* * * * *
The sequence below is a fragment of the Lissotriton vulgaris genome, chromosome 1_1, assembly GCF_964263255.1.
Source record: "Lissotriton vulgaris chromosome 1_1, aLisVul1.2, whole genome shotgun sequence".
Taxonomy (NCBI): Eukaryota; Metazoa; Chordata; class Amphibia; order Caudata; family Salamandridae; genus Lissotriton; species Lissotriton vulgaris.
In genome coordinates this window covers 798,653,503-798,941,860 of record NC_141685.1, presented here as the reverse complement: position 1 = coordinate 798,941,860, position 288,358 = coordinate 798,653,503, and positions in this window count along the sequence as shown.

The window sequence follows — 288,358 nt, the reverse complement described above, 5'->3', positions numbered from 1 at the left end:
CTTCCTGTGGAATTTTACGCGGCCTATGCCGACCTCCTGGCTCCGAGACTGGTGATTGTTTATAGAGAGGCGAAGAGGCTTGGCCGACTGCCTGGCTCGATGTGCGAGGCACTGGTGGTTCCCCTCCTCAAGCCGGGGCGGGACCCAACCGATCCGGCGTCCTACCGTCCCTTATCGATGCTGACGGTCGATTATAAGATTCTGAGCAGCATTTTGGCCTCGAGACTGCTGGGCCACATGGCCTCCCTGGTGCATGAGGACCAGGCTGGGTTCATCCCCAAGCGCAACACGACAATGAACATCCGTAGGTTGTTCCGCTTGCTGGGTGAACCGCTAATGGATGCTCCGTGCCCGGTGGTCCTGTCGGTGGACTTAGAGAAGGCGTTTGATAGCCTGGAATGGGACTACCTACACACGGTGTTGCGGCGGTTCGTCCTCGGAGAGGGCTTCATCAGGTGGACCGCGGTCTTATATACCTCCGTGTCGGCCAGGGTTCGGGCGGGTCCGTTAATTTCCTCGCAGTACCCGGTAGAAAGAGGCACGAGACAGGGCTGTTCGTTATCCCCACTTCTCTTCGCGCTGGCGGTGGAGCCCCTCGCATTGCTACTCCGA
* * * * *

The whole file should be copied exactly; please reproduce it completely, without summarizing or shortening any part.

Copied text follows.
The sequence below is a fragment of the Lissotriton vulgaris genome, chromosome 1_1, assembly GCF_964263255.1.
Source record: "Lissotriton vulgaris chromosome 1_1, aLisVul1.2, whole genome shotgun sequence".
Taxonomy (NCBI): Eukaryota; Metazoa; Chordata; class Amphibia; order Caudata; family Salamandridae; genus Lissotriton; species Lissotriton vulgaris.
In genome coordinates this window covers 798,653,503-798,941,860 of record NC_141685.1, presented here as the reverse complement: position 1 = coordinate 798,941,860, position 288,358 = coordinate 798,653,503, and positions in this window count along the sequence as shown.

The window sequence follows — 288,358 nt, the reverse complement described above, 5'->3', positions numbered from 1 at the left end:
CTTCCTGTGGAATTTTACGCGGCCTATGCCGACCTCCTGGCTCCGAGACTGGTGATTGTTTATAGAGAGGCGAAGAGGCTTGGCCGACTGCCTGGCTCGATGTGCGAGGCACTGGTGGTTCCCCTCCTCAAGCCGGGGCGGGACCCAACCGATCCGGCGTCCTACCGTCCCTTATCGATGCTGACGGTCGATTATAAGATTCTGAGCAGCATTTTGGCCTCGAGACTGCTGGGCCACATGGCCTCCCTGGTGCATGAGGACCAGGCTGGGTTCATCCCCAAGCGCAACACGACAATGAACATCCGTAGGTTGTTCCGCTTGCTGGGTGAACCGCTAATGGATGCTCCGTGCCCGGTGGTCCTGTCGGTGGACTTAGAGAAGGCGTTTGATAGCCTGGAATGGGACTACCTACACACGGTGTTGCGGCGGTTCGTCCTCGGAGAGGGCTTCATCAGGTGGACCGCGGTCTTATATACCTCCGTGTCGGCCAGGGTTCGGGCGGGTCCGTTAATTTCCTCGCAGTACCCGGTAGAAAGAGGCACGAGACAGGGCTGTTCGTTATCCCCACTTCTCTTCGCGCTGGCGGTGGAGCCCCTCGCATTGCTACTCCGA